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Declared Public Health Emergency has Potential Implications for EMS

Nov 02, 2009

President Obama’s declaration of a public health emergency has potential implications for EMS. The President’s declaration puts in motion the government’s ability to grant "EMTALA waivers" to hospitals that are unable to manage patient surges in face of influenza. In response to the 2009 H1N1 influenza virus, the Secretary of Health and Human Services, Kathleen Sebelius, first declared a public health emergency under section 319 of the Public Health Service Act, 42 U.S.C. 247d on April 26, 2009. The Secretary has renewed that declaration twice, on July 24, 2009, and October 1, 2009.

 

An EMTALA waiver allows hospitals to:
  • Direct or relocate individuals who come to the ED to an alternative off-campus site, in accordance with a State emergency or pandemic preparedness plan, for the MSE.
  • Effect transfers normally prohibited under EMTALA of individuals with unstable EMCs, so long as the transfer is necessitated by the circumstances of the declared emergency.

By law, the EMTALA MSE and stabilization requirements can be waived for a hospital only if:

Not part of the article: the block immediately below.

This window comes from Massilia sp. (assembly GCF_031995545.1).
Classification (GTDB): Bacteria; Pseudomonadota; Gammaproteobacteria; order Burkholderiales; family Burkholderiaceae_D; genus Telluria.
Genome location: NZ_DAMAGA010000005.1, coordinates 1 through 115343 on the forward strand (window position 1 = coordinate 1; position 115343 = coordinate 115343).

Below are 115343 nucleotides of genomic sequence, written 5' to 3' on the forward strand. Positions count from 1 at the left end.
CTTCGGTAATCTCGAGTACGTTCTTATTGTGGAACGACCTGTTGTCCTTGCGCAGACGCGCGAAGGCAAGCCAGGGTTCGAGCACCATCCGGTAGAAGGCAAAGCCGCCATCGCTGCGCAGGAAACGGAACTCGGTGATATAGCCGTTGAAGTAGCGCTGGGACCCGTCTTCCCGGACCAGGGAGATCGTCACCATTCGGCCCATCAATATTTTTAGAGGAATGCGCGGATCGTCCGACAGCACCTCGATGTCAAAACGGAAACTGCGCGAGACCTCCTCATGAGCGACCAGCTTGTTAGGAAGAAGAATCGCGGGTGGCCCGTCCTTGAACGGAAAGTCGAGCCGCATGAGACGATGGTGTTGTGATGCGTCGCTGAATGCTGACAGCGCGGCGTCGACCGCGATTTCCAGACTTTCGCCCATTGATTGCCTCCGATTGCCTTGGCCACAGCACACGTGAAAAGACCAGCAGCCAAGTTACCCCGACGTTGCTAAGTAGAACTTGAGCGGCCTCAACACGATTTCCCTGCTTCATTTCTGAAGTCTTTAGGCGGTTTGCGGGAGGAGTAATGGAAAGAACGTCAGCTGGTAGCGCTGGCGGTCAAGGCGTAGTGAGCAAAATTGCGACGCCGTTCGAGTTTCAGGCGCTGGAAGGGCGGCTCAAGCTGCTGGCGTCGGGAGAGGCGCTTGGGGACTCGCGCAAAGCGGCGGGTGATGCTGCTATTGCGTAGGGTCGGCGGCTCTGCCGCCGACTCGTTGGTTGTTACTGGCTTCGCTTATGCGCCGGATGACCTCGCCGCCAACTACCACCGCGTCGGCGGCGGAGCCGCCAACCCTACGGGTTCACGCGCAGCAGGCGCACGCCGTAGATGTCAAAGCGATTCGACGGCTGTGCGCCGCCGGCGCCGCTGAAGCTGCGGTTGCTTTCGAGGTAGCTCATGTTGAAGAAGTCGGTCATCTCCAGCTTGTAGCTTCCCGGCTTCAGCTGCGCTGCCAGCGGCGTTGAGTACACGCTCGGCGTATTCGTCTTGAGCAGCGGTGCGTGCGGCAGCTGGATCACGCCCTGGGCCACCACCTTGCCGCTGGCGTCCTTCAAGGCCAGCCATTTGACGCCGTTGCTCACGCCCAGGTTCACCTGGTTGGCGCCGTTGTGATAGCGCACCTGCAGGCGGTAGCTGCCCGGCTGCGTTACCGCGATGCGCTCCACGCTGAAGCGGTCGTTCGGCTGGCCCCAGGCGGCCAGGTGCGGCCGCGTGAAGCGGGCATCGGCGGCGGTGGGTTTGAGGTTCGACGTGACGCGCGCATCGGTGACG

1. The President has declared an emergency or disaster under the Stafford Act or the National Emergencies Act; and
  2. The Secretary of HHS has declared a Public Health Emergency; and
  3. The Secretary invokes her/his waiver authority (which may be retroactive), including notifying Congress at least 48 hours in advance; and
  4. The waiver includes waiver of EMTALA requirements and the hospital is covered by the waiver.

CMS will provide notice of an EMTALA waiver to covered hospitals through its Regional Offices and/or State Survey Agencies. Duration of an EMTALA waiver:

  • In the case of a public health emergency involving pandemic infectious disease, until the termination of the declaration of the public health emergency; otherwise
  • In all other cases, 72 hours after the hospital has activated its disaster plan.
  • In no case does an EMTALA waiver start before the waiver’s effective date, which is usually the effective date of the public health emergency declaration.

NAEMT is not aware that Secretary Sebelius has invoked her waiver authority but it appears that this situation is imminent. EMTALA waivers have the potential to create uncertainty and chaos in the EMS environment. Some states regulate EMS patient destination, and as such, the state EMS regulatory authority may be called upon to assist in the review of cases where EMTALA violations are reported. 

NAEMT members are encouraged to work with their local hospitals in finding solutions that do not overtax any component of the health care system.